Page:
this within our communities and having the stories, we see an underreporting of them

in the data, which makes it harder for us to advocate for and to show the disparity

that exists in our communities and the loss of our loved ones.

AMNA NAWAZ: Tell me why that underreporting is happening. What part of the system is failing?

ABIGAIL ECHO-HAWK: In 2018, my organization put out a report in which we found that law

enforcement agencies were either not collecting race and ethnicity of victims.

We found database systems that would default to white if race and ethnicity wasn't collected.

Or they would visually look at somebody and decide what their race and ethnicity is. And,

as a result of that, we are finding a complete underreporting.

And, in fact, I have actually seen Native families having to fight to have their young

relatives classified correctly because somebody mistook them for another race, and they weren't

reported as American Indian or Alaska Native.

It's a systematic problem. And, as a result of that, we have all of the stories of our

communities, but we fight to show it in the data.

AMNA NAWAZ: Tell me about what you hear from families about their missing loved ones, their

murdered loved ones.

What kinds of stories do you hear from them about the issues they run into in reporting

this and in getting justice?

ABIGAIL ECHO-HAWK: We often will hear stories of individuals who attempt to report their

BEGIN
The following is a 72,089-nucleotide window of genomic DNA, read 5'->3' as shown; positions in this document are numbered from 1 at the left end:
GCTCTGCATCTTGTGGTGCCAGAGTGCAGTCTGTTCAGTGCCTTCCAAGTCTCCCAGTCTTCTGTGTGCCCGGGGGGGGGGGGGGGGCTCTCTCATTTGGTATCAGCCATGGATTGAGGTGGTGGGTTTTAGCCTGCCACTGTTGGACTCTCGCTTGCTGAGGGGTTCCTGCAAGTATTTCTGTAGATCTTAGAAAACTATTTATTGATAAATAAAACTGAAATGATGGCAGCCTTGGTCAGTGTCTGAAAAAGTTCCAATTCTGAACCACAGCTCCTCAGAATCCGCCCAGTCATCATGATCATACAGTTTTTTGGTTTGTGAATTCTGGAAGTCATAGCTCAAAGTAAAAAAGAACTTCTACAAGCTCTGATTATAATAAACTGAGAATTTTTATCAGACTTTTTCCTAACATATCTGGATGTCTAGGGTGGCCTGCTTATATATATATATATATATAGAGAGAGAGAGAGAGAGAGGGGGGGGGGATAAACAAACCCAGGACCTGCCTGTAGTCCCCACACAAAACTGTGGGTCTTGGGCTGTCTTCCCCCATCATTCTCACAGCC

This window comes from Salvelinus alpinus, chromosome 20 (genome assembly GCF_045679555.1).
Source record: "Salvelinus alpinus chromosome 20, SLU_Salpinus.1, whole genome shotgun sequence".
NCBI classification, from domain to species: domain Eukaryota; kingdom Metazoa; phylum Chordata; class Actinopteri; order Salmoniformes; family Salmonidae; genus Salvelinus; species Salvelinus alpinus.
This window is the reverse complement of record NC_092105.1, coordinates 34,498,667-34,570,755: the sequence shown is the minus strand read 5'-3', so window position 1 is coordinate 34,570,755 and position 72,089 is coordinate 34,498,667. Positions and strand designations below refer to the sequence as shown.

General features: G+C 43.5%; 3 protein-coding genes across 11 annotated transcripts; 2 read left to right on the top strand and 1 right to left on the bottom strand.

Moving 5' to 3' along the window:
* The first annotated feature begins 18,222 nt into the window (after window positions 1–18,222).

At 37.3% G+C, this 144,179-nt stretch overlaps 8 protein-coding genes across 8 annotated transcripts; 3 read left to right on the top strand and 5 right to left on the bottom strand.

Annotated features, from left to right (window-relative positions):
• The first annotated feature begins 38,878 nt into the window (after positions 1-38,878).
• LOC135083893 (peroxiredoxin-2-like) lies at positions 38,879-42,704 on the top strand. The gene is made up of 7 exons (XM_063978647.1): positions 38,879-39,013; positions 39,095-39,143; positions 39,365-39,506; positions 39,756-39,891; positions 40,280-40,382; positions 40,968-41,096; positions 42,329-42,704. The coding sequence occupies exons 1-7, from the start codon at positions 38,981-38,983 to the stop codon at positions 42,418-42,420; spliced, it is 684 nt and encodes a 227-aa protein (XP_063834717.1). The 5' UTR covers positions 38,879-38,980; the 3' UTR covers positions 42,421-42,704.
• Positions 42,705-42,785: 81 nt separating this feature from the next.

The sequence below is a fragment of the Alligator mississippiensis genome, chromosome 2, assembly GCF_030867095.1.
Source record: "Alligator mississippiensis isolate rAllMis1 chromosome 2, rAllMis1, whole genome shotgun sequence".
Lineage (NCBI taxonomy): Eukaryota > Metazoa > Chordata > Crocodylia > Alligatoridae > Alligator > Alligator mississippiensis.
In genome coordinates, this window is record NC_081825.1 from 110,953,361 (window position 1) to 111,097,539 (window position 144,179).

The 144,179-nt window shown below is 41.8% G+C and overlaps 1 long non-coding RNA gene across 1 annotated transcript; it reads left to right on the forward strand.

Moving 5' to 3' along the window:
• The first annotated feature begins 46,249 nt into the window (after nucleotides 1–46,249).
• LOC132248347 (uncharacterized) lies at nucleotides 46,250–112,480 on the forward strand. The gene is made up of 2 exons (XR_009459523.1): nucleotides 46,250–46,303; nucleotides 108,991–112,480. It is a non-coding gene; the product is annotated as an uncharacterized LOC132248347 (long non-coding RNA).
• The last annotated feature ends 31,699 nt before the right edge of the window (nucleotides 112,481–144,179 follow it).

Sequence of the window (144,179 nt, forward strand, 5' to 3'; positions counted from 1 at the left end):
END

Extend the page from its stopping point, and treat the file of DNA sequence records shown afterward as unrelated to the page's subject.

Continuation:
loved ones missing, and officers will tell them, well, maybe she just ran away. Was she

out drinking? Does she do sex work?

We see the prejudices and stereotypes against indigenous peoples and people of color play

out in the underreporting, because nobody's listening to us. We also see a maze of jurisdiction

that exists only for indigenous peoples in this country because of the laws that exist

on tribal lands.

I worked with a family where they actually spent three days of law enforcement trying

to decide who had jurisdiction. And in that three days, their loved one remained missing,

and nobody was looking for them.

AMNA NAWAZ: You mentioned these jurisdictional issues. And a lot of people think, well, that's

just limited to when you're talking about tribal lands vs. non-tribal lands. But your

report was based on 71 urban cities across 29 states.

So is this an issue regardless of where you live?


And we see this systematic issue playing out as a result of institutional structural racism.

In 2018, I put out another report related to high rates of sexual violence against American

Indian and Alaskan Native women in the city of Seattle.

Out of the 94 percent of the women we talked to, 94 percent of them had been sexually assaulted

in their lifetime, but only 8 percent of them saw a conviction of their rapist within the

justice systems.

We see a lack of accountability.We see a lack of an investigation and, again, the systematic

issues that place the blame of our victimization on our community, instead of looking at, why

are we being targeted and why are we being victimized at such high rates?

AMNA NAWAZ: Abigail, we're talking about this because of this intense media interest in

the case of Gabby Petito.